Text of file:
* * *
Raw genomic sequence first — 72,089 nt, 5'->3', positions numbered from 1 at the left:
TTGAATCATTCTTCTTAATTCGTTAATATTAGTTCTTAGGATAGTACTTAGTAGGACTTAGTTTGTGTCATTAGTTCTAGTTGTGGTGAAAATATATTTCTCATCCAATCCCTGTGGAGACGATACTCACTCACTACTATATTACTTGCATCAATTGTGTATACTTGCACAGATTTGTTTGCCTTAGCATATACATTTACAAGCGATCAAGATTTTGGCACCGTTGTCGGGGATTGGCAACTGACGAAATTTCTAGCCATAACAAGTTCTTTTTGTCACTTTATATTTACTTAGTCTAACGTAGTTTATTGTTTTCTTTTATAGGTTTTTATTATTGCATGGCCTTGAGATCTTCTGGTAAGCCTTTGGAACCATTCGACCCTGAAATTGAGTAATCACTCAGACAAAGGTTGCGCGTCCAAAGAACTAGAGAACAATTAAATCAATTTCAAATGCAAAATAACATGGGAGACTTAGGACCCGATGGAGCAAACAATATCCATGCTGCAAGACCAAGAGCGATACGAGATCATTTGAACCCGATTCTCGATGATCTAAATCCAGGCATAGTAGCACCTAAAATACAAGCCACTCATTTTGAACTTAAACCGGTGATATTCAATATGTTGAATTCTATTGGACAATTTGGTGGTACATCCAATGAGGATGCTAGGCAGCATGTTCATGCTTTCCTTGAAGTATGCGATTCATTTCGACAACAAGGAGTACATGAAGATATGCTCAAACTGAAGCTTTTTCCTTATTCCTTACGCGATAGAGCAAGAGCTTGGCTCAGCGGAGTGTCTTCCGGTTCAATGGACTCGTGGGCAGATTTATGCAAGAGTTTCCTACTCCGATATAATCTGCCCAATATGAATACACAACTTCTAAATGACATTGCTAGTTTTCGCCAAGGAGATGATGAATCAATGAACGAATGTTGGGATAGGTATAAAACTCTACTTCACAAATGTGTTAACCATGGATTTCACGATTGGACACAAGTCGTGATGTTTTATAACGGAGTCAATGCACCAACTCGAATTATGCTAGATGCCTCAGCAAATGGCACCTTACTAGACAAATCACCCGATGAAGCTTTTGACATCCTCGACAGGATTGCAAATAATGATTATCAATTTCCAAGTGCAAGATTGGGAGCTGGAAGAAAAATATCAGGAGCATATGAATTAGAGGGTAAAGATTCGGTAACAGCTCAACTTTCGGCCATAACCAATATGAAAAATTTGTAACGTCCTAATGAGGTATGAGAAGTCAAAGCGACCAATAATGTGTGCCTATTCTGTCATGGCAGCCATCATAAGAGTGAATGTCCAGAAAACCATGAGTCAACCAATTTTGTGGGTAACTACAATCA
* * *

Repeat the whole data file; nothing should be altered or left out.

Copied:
Raw genomic sequence first — 72,089 nt, 5'->3', positions numbered from 1 at the left:
TTGAATCATTCTTCTTAATTCGTTAATATTAGTTCTTAGGATAGTACTTAGTAGGACTTAGTTTGTGTCATTAGTTCTAGTTGTGGTGAAAATATATTTCTCATCCAATCCCTGTGGAGACGATACTCACTCACTACTATATTACTTGCATCAATTGTGTATACTTGCACAGATTTGTTTGCCTTAGCATATACATTTACAAGCGATCAAGATTTTGGCACCGTTGTCGGGGATTGGCAACTGACGAAATTTCTAGCCATAACAAGTTCTTTTTGTCACTTTATATTTACTTAGTCTAACGTAGTTTATTGTTTTCTTTTATAGGTTTTTATTATTGCATGGCCTTGAGATCTTCTGGTAAGCCTTTGGAACCATTCGACCCTGAAATTGAGTAATCACTCAGACAAAGGTTGCGCGTCCAAAGAACTAGAGAACAATTAAATCAATTTCAAATGCAAAATAACATGGGAGACTTAGGACCCGATGGAGCAAACAATATCCATGCTGCAAGACCAAGAGCGATACGAGATCATTTGAACCCGATTCTCGATGATCTAAATCCAGGCATAGTAGCACCTAAAATACAAGCCACTCATTTTGAACTTAAACCGGTGATATTCAATATGTTGAATTCTATTGGACAATTTGGTGGTACATCCAATGAGGATGCTAGGCAGCATGTTCATGCTTTCCTTGAAGTATGCGATTCATTTCGACAACAAGGAGTACATGAAGATATGCTCAAACTGAAGCTTTTTCCTTATTCCTTACGCGATAGAGCAAGAGCTTGGCTCAGCGGAGTGTCTTCCGGTTCAATGGACTCGTGGGCAGATTTATGCAAGAGTTTCCTACTCCGATATAATCTGCCCAATATGAATACACAACTTCTAAATGACATTGCTAGTTTTCGCCAAGGAGATGATGAATCAATGAACGAATGTTGGGATAGGTATAAAACTCTACTTCACAAATGTGTTAACCATGGATTTCACGATTGGACACAAGTCGTGATGTTTTATAACGGAGTCAATGCACCAACTCGAATTATGCTAGATGCCTCAGCAAATGGCACCTTACTAGACAAATCACCCGATGAAGCTTTTGACATCCTCGACAGGATTGCAAATAATGATTATCAATTTCCAAGTGCAAGATTGGGAGCTGGAAGAAAAATATCAGGAGCATATGAATTAGAGGGTAAAGATTCGGTAACAGCTCAACTTTCGGCCATAACCAATATGAAAAATTTGTAACGTCCTAATGAGGTATGAGAAGTCAAAGCGACCAATAATGTGTGCCTATTCTGTCATGGCAGCCATCATAAGAGTGAATGTCCAGAAAACCATGAGTCAACCAATTTTGTGGGTAACTACAATCA